The last few weeks have seen an interesting trajectory since 2014. While the current government has been fortunate to see a drastic reduction of crude oil prices,
The last few weeks have seen an interesting trajectory since 2014. While the current government has been fortunate to see a drastic reduction of crude oil prices, they have played a fiscally safe policy of not reducing the oil prices proportionately. This has resulted in more-or-less similarly priced petrol and diesel, despite the drop in crude prices.
As on September 18, the international crude price for the Indian basket was around $55. This is a far cry from the peaks of $136 seen under the UPA government. However, the concept of pricing petroleum products high is not only prudent, but is also environmentally friendly. There are several countries in the world that price fuel higher than India, with the intent of discouraging fossil fuel consumption and promoting clean fuels. It may be noted that the period of high crude prices (2008 to 2013) greatly coincided with massive innovations in the clean energy space internationally, and an unprecedented capacity addition of wind and solar across major economies like USA, China and Germany.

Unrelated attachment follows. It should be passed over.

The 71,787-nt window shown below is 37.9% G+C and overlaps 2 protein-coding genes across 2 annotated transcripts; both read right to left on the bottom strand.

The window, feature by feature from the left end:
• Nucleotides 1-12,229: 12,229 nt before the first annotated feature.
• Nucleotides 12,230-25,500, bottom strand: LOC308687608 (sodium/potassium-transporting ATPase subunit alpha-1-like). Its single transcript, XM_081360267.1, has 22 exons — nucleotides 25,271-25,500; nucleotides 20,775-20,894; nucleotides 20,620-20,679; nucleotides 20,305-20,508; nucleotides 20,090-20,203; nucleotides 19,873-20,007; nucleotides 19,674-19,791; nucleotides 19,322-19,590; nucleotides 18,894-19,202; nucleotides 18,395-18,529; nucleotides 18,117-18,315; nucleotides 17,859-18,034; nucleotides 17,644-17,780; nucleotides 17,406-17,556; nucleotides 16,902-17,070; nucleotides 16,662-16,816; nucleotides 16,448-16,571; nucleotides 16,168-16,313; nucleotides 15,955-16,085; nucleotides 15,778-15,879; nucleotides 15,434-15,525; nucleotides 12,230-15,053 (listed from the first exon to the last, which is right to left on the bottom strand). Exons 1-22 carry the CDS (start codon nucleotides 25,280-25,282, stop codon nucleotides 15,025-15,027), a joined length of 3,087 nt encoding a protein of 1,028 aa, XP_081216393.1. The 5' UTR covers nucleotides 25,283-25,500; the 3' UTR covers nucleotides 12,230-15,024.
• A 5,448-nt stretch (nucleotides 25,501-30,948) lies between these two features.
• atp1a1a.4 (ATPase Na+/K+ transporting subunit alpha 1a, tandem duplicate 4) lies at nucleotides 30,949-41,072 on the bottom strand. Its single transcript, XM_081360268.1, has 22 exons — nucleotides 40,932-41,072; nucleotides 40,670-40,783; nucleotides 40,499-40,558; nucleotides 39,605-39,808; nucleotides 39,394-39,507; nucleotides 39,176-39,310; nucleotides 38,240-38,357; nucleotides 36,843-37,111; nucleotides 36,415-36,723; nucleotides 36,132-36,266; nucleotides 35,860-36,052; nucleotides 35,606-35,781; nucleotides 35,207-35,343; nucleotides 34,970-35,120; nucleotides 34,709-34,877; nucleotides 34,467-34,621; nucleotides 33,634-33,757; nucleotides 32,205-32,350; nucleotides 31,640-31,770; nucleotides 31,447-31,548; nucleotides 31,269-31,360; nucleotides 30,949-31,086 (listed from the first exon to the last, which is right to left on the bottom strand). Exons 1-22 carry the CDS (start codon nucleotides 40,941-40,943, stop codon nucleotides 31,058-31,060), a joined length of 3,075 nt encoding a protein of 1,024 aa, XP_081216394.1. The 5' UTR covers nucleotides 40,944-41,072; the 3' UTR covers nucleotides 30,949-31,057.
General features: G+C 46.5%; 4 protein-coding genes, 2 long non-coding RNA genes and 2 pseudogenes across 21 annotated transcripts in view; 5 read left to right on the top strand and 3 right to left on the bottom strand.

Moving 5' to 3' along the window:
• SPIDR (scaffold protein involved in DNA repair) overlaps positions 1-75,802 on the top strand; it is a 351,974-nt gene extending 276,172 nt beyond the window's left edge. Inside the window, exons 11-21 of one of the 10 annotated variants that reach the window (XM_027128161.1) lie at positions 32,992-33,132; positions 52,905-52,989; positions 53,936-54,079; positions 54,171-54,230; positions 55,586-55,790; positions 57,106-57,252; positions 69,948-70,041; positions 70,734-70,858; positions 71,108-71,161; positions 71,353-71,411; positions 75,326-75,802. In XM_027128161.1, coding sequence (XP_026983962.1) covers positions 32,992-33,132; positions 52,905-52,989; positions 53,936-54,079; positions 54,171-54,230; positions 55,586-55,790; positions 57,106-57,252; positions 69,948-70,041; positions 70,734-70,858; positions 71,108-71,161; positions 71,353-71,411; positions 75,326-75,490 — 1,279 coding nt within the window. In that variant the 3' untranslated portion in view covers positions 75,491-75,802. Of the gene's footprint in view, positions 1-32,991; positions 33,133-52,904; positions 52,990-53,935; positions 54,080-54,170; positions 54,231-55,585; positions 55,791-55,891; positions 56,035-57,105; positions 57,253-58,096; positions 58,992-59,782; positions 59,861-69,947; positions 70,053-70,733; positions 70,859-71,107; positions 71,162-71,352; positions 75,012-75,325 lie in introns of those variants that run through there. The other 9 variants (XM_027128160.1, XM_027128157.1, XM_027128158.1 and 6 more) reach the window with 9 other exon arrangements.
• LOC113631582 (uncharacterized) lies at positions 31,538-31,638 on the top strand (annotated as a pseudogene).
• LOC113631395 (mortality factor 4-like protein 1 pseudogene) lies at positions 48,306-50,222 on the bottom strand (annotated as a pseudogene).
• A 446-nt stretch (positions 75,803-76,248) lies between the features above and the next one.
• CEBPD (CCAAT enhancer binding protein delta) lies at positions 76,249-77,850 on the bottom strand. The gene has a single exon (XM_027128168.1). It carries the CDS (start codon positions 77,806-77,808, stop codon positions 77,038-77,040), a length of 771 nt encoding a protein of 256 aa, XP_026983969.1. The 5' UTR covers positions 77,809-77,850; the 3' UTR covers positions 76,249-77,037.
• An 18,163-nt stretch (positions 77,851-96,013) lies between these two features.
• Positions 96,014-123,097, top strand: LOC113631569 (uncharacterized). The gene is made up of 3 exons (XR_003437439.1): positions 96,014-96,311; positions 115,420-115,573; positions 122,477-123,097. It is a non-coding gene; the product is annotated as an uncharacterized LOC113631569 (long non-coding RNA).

Despite this background, Petroleum Minister Dharmendra Pradhan is hard pressed to explain the high prices of petrol and diesel. It is generally expected that the high prices of petrol and diesel affect the middle class, and the minister now has to explain why the government is crucial segment. He has been tweeting that an inclusion of petroleum products in GST regime could go a long way in reducing the price of petrol and diesel. Further, it is expected that oil refiners and marketers such as IOC, HPCL and BPCL are expected to bear a loss of about Rs. 5000 crore in this financial year alone on account of this exclusion.
In the end, the important realisation is that there is a cost build-up for petrol and diesel that basically translates into taxes. For instance, the price of petrol in Delhi, Rs. 70.4, includes taxes of over Rs. 36.5, or about 52%. Thus, this increased price translates to more money in the hands of the government, and can potentially translate into increased spending in socially important areas such as education and health. It also translates to limited use of petrol and diesel, and could potentially increase the usage of renewable energy and other environmentally sources of fuels. However, explaining complex policies to a common man has never been easy.
In the end game, it is important for the government to maintain this high pricing for a host of benefits. Inclusion of petroleum products in GST may be a good way to pass the buck to the GST council, but high petrol prices are a rare glimmer of good policy in this government and this needs to be applauded and supported.